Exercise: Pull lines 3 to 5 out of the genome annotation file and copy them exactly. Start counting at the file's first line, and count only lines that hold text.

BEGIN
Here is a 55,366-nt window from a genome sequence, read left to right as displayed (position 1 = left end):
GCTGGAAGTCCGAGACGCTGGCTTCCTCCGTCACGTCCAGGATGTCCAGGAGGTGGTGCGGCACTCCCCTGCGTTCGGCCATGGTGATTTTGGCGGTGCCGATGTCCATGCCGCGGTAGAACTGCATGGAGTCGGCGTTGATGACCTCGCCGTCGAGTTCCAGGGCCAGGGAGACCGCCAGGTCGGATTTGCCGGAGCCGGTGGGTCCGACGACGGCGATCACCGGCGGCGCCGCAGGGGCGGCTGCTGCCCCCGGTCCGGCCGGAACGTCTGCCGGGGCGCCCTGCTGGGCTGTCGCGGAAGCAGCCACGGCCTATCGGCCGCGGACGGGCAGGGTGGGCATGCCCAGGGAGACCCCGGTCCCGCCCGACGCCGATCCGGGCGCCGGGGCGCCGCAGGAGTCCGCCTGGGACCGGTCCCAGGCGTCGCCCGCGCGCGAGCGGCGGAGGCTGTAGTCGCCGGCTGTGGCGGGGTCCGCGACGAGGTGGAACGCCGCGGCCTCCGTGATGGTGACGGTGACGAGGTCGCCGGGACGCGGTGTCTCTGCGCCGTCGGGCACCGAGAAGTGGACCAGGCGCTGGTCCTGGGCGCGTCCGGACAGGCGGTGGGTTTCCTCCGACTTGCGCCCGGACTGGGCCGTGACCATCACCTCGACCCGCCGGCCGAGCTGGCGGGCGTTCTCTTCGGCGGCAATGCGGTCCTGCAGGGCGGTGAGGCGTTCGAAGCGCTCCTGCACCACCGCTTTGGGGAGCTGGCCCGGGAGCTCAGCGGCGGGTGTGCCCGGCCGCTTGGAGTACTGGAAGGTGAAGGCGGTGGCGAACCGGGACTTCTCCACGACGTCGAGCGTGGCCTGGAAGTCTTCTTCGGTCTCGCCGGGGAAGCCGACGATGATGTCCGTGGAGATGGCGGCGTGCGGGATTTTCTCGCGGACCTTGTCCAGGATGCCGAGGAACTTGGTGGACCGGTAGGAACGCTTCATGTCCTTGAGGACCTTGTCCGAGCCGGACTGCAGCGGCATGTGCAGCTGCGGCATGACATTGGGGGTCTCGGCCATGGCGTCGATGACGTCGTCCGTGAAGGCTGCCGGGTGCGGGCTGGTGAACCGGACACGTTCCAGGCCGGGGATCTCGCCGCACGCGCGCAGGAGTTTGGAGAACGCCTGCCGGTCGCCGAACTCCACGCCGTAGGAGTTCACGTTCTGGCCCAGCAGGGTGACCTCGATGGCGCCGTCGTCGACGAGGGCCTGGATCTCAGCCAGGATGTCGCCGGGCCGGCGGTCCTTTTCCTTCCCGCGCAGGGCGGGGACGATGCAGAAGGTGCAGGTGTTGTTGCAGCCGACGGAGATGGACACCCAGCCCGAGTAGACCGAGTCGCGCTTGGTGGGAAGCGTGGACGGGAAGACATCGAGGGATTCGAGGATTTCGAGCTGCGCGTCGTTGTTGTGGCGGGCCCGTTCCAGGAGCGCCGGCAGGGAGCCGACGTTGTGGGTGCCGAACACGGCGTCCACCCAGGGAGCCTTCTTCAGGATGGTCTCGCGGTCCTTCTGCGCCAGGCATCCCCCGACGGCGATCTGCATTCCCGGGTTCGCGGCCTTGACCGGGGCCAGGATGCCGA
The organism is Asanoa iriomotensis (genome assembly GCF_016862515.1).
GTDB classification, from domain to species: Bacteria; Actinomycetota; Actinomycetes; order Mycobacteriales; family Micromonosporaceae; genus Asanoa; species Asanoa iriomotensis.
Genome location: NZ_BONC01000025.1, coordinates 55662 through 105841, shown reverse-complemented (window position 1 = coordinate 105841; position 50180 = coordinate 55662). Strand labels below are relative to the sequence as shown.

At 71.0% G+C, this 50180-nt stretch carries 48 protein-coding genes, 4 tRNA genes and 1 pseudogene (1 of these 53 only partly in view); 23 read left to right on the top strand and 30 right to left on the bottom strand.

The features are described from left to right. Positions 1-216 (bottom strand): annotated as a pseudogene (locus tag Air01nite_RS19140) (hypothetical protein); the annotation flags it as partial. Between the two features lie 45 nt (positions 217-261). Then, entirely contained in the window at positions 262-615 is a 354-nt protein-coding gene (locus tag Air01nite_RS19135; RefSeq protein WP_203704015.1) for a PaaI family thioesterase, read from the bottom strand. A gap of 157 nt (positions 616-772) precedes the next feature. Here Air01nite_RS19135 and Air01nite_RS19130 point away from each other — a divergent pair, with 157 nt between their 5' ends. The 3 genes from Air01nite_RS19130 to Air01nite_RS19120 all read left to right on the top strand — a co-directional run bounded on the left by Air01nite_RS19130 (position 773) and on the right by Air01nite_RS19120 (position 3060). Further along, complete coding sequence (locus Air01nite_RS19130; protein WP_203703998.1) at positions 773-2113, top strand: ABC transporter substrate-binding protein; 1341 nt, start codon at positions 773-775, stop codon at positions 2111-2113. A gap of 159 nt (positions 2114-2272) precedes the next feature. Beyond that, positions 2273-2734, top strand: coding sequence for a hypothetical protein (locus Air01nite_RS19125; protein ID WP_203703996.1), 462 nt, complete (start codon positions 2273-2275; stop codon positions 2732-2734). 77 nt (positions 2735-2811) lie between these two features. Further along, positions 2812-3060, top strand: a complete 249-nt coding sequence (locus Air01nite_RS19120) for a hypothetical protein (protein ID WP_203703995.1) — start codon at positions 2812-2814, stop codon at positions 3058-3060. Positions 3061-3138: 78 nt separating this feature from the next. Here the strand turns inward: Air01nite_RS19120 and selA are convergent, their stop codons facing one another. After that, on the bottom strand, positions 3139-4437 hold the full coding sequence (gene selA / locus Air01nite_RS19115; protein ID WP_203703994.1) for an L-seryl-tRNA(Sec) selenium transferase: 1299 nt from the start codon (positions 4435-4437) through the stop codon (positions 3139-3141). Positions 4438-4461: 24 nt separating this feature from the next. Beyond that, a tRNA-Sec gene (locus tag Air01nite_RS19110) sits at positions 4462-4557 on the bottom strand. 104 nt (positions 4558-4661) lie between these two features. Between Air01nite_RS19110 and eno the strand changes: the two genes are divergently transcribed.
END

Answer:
The organism is Asanoa iriomotensis (genome assembly GCF_016862515.1).
GTDB classification, from domain to species: Bacteria; Actinomycetota; Actinomycetes; order Mycobacteriales; family Micromonosporaceae; genus Asanoa; species Asanoa iriomotensis.
Genome location: NZ_BONC01000025.1, coordinates 55662 through 105841, shown reverse-complemented (window position 1 = coordinate 105841; position 50180 = coordinate 55662). Strand labels below are relative to the sequence as shown.